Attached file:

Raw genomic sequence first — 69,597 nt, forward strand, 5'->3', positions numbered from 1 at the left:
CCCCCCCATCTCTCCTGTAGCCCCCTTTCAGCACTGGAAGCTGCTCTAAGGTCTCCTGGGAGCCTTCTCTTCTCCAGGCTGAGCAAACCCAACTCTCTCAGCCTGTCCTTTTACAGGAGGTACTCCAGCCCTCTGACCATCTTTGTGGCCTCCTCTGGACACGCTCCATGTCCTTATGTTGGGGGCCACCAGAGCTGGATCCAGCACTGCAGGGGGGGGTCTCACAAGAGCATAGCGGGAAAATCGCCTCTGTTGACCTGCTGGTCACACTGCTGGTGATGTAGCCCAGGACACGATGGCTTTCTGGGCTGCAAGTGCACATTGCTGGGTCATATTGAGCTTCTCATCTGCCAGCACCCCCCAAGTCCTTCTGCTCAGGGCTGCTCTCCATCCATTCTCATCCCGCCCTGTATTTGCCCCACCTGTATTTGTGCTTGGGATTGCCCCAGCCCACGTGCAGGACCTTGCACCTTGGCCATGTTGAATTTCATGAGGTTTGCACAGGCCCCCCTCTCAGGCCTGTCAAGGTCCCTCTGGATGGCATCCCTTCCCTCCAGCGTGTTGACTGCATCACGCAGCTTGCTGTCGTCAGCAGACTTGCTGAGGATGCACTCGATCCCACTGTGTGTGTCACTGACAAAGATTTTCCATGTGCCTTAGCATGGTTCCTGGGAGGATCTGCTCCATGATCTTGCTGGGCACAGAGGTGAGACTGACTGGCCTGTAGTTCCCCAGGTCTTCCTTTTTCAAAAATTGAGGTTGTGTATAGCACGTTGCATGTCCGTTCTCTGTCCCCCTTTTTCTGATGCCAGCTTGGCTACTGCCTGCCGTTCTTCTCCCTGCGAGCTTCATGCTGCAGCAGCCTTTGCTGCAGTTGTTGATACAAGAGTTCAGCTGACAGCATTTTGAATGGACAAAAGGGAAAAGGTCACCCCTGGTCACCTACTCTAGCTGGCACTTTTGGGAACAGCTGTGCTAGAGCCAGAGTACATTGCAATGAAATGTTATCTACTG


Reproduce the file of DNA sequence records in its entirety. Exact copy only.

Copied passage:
Raw genomic sequence first — 69,597 nt, forward strand, 5'->3', positions numbered from 1 at the left:
CCCCCCCATCTCTCCTGTAGCCCCCTTTCAGCACTGGAAGCTGCTCTAAGGTCTCCTGGGAGCCTTCTCTTCTCCAGGCTGAGCAAACCCAACTCTCTCAGCCTGTCCTTTTACAGGAGGTACTCCAGCCCTCTGACCATCTTTGTGGCCTCCTCTGGACACGCTCCATGTCCTTATGTTGGGGGCCACCAGAGCTGGATCCAGCACTGCAGGGGGGGGTCTCACAAGAGCATAGCGGGAAAATCGCCTCTGTTGACCTGCTGGTCACACTGCTGGTGATGTAGCCCAGGACACGATGGCTTTCTGGGCTGCAAGTGCACATTGCTGGGTCATATTGAGCTTCTCATCTGCCAGCACCCCCCAAGTCCTTCTGCTCAGGGCTGCTCTCCATCCATTCTCATCCCGCCCTGTATTTGCCCCACCTGTATTTGTGCTTGGGATTGCCCCAGCCCACGTGCAGGACCTTGCACCTTGGCCATGTTGAATTTCATGAGGTTTGCACAGGCCCCCCTCTCAGGCCTGTCAAGGTCCCTCTGGATGGCATCCCTTCCCTCCAGCGTGTTGACTGCATCACGCAGCTTGCTGTCGTCAGCAGACTTGCTGAGGATGCACTCGATCCCACTGTGTGTGTCACTGACAAAGATTTTCCATGTGCCTTAGCATGGTTCCTGGGAGGATCTGCTCCATGATCTTGCTGGGCACAGAGGTGAGACTGACTGGCCTGTAGTTCCCCAGGTCTTCCTTTTTCAAAAATTGAGGTTGTGTATAGCACGTTGCATGTCCGTTCTCTGTCCCCCTTTTTCTGATGCCAGCTTGGCTACTGCCTGCCGTTCTTCTCCCTGCGAGCTTCATGCTGCAGCAGCCTTTGCTGCAGTTGTTGATACAAGAGTTCAGCTGACAGCATTTTGAATGGACAAAAGGGAAAAGGTCACCCCTGGTCACCTACTCTAGCTGGCACTTTTGGGAACAGCTGTGCTAGAGCCAGAGTACATTGCAATGAAATGTTATCTACTG